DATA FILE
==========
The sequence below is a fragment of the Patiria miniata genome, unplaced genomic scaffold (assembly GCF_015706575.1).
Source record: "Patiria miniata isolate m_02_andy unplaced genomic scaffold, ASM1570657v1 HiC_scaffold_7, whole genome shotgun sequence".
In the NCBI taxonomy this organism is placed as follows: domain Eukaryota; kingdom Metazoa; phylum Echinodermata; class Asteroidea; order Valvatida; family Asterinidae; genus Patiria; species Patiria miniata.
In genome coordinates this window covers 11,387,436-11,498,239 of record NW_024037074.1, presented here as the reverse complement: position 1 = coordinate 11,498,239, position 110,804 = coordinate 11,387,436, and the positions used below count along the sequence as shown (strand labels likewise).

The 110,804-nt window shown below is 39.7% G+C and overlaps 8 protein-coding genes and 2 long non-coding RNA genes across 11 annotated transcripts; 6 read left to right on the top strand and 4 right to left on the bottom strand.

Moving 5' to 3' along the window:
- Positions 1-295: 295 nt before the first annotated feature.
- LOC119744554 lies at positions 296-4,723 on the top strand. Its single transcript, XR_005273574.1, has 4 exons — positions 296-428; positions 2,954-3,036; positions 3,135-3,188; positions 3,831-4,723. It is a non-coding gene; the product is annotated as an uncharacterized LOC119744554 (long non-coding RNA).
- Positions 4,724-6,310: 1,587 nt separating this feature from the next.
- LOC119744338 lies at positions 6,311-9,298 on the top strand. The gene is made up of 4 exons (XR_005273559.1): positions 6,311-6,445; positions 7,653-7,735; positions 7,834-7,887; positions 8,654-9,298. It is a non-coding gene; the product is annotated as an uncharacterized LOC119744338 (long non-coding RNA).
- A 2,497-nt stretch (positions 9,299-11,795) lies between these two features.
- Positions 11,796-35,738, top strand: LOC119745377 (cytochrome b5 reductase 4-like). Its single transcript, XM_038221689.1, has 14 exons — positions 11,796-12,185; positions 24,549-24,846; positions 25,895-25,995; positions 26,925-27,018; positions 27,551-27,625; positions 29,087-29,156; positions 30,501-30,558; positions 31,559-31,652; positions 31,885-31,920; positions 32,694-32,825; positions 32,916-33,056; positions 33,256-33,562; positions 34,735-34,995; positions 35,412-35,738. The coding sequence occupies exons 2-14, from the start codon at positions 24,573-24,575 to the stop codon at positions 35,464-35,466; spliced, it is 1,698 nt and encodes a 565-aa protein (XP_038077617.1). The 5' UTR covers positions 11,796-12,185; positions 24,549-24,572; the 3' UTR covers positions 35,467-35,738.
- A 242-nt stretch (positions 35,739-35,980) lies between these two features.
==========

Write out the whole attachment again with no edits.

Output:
The sequence below is a fragment of the Patiria miniata genome, unplaced genomic scaffold (assembly GCF_015706575.1).
Source record: "Patiria miniata isolate m_02_andy unplaced genomic scaffold, ASM1570657v1 HiC_scaffold_7, whole genome shotgun sequence".
In the NCBI taxonomy this organism is placed as follows: domain Eukaryota; kingdom Metazoa; phylum Echinodermata; class Asteroidea; order Valvatida; family Asterinidae; genus Patiria; species Patiria miniata.
In genome coordinates this window covers 11,387,436-11,498,239 of record NW_024037074.1, presented here as the reverse complement: position 1 = coordinate 11,498,239, position 110,804 = coordinate 11,387,436, and the positions used below count along the sequence as shown (strand labels likewise).

The 110,804-nt window shown below is 39.7% G+C and overlaps 8 protein-coding genes and 2 long non-coding RNA genes across 11 annotated transcripts; 6 read left to right on the top strand and 4 right to left on the bottom strand.

Moving 5' to 3' along the window:
- Positions 1-295: 295 nt before the first annotated feature.
- LOC119744554 lies at positions 296-4,723 on the top strand. Its single transcript, XR_005273574.1, has 4 exons — positions 296-428; positions 2,954-3,036; positions 3,135-3,188; positions 3,831-4,723. It is a non-coding gene; the product is annotated as an uncharacterized LOC119744554 (long non-coding RNA).
- Positions 4,724-6,310: 1,587 nt separating this feature from the next.
- LOC119744338 lies at positions 6,311-9,298 on the top strand. The gene is made up of 4 exons (XR_005273559.1): positions 6,311-6,445; positions 7,653-7,735; positions 7,834-7,887; positions 8,654-9,298. It is a non-coding gene; the product is annotated as an uncharacterized LOC119744338 (long non-coding RNA).
- A 2,497-nt stretch (positions 9,299-11,795) lies between these two features.
- Positions 11,796-35,738, top strand: LOC119745377 (cytochrome b5 reductase 4-like). Its single transcript, XM_038221689.1, has 14 exons — positions 11,796-12,185; positions 24,549-24,846; positions 25,895-25,995; positions 26,925-27,018; positions 27,551-27,625; positions 29,087-29,156; positions 30,501-30,558; positions 31,559-31,652; positions 31,885-31,920; positions 32,694-32,825; positions 32,916-33,056; positions 33,256-33,562; positions 34,735-34,995; positions 35,412-35,738. The coding sequence occupies exons 2-14, from the start codon at positions 24,573-24,575 to the stop codon at positions 35,464-35,466; spliced, it is 1,698 nt and encodes a 565-aa protein (XP_038077617.1). The 5' UTR covers positions 11,796-12,185; positions 24,549-24,572; the 3' UTR covers positions 35,467-35,738.
- A 242-nt stretch (positions 35,739-35,980) lies between these two features.